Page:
Saturday, Oct 10, 2009

Banks to be called to account

The Times: Government will compel Lloyds and RBS to lend £27bn to SMEs

Lloyds Banking Group and Royal Bank of Scotland (RBS) are to be instructed by the Government to lend £27 billion to small and medium-sized enterprises (SMEs) amid a fresh dispute over why they say they cannot meet lending targets promised to the Treasury at the time of the taxpayer bailout, The Times has learnt.

Posted by devo @ 11:20 AM (1641 views)
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1. fallingbuzzard said...

How bizarre? Since they are not the sole shareholder they simply can't do this. If they were an activist shareholder, maybe they could achieve this. But what are they going to do, threaten to dump all the stock? Hardly. I can't work out who's the dumbest among this lot but it clearly isn't Lloyds, and thats saying something

Saturday, October 10, 2009 11:46AM Report Comment

2. devo said...

Was a deal made?

Did the banksters squeal on the deal?

Stay tuned!

Saturday, October 10, 2009 11:49AM Report Comment

3. enuii said...

If the consumer can't or won't load themselves with anymore debt be it for housing, cars or other discretionary purchases why would any SME be looking to borrow (other than to perhaps stay afloat) when so many of it's customers or clients finances are going down the proverbial toilet.

Fair enough if a business has a sound base and good future prospects otherwise if due diligence is thrown out of the window for short term political ends the banking system will be further weakened. My best guess is that loans will be made available but the the rates of interest will be such as to put off most businesses from taking up the offer in a similar manner as has been the practice with personal loan rates and the recent reduction of credit limits on some mainstream card holders.

Saturday, October 10, 2009 11:57AM Report Comment

4. jack c said...

From Citywire on Thusday 9/10/2009 (

Lloyds and RBS still face nationalisation risk says Neil Woodford

The threat of full nationalisation for RBS and Lloyds is not yet over, according to Neil Woodford, who has warned that the UK banking sector is still ‘broken’.

Woodford believes there is a ‘25 to 30 per cent chance’ the two banks could be brought under full state control in a bid to speed up their repair.

‘The difference between full nationalisation and where we are now is not that great. It’s actually a decision about politics rather than economics,’ he said.

‘Nationalisation could provide a quicker recovery in certain circumstances. It may well be that ultimately politicians decide the political cost of not nationalising the banks is too high.’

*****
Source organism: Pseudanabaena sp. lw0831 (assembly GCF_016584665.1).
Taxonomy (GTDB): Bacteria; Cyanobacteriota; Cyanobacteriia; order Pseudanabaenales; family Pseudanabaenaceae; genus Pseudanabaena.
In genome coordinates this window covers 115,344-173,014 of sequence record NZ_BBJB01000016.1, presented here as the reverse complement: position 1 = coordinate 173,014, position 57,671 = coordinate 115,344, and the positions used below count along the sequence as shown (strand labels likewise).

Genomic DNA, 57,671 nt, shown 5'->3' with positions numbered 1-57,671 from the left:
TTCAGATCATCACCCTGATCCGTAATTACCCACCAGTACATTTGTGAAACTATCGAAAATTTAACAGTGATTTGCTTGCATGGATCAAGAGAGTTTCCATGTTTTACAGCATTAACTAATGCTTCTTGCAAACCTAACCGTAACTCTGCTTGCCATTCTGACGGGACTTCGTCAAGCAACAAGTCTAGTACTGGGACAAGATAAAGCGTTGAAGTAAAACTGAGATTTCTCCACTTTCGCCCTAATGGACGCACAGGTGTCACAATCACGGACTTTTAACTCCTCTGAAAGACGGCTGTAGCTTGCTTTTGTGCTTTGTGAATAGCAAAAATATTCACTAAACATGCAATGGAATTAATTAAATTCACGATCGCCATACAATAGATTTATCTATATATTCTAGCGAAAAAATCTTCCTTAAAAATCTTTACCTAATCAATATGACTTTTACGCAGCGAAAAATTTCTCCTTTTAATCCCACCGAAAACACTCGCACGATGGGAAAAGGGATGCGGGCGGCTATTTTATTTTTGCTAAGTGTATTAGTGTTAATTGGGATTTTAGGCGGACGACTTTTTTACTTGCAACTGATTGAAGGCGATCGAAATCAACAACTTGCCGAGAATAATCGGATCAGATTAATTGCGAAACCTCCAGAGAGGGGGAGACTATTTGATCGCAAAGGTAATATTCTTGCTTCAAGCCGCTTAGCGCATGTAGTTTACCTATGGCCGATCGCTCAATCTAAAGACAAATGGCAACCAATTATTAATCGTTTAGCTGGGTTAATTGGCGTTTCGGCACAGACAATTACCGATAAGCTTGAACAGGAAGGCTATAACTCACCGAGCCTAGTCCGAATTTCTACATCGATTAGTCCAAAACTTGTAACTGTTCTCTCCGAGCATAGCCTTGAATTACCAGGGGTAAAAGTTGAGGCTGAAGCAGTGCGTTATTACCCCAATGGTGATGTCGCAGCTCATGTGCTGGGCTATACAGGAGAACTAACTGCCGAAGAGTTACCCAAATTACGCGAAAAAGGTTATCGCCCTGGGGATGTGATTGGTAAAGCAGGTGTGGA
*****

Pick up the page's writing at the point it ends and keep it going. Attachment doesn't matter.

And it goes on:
‘At what stage does the economy say, well hang on a minute, we’ve put all this money in and yet we’re still not getting any lending. Where’s the upside for the taxpayer? ‘

‘Maybe a quicker resolution is full nationalisation, explicit good bank and bad bank, and then you at least have the possibility of being able to sell back to the market a cleaned up bank which is then able to lend to an economy that clearly is in need of credit. What is then retained on the nation’s balance sheet is the bad bank that is pretty much there anyway.’

Woodford's, whose avoidance of banks helped insulate his investors from the worst of the credit crunch last year but has seen them miss much of the rally in 2009, argued that the UK was still in the midst of ‘one hell of a banking crisis’.

He pointed to the banking sector's need for ‘gigantic’ amounts of further capital in order to resume lending.

‘It’s only when you understand the scale of their balance sheets and the nature therefore of what losses might be embedded on those balance sheets that you can then quantify what I believe is their requirement for further capital,’ he said.

‘The reason that banks aren’t lending is of course because they are capital constrained. They know that they have large embedded losses – actual losses and potential losses – the majority of which they cannot afford to recognise.’

This means that banks are failing to foreclose on businesses because they do not have the capital to sustain the losses they would be forced to recognize, and there is not a secondary market for the assets they would have to take on.

‘There is a widespread attempt to sustain businesses that in any other environment would be allowed to close,’ he said.

‘It’s like what happened in Japan for so many years – the culture of zombieism.’

Speaking before reports that Lloyds was considering a £15 billion rights issue, which would be the largest ever seen in the UK, he said that banks would not be able to rely on the markets to raise the amounts needed to repair their balance sheets.

‘They may raise some money from the market but they won’t be able to raise enough to make good their balance sheets,’ he said.

He said the UK was half way through the process of bank recapitalisation. After repairing balance sheets and building up capital to deal with the losses already embedded on balance sheets, banks would need further capital to deal with the tighter regulation that will emerge.

Saturday, October 10, 2009 02:39PM Report Comment

5. crunchy said...

The Cuckoo's alive and feeding well.

The poor ignorant parents are still not getting it.

It will bring the whole nest down if it's not kicked out.

Saturday, October 10, 2009 02:47PM Report Comment

6. matt_the_hat said...

5. crunchy - the bigger problem is that all the bright cuckoo's will leave the nest

Saturday, October 10, 2009 03:43PM Report Comment

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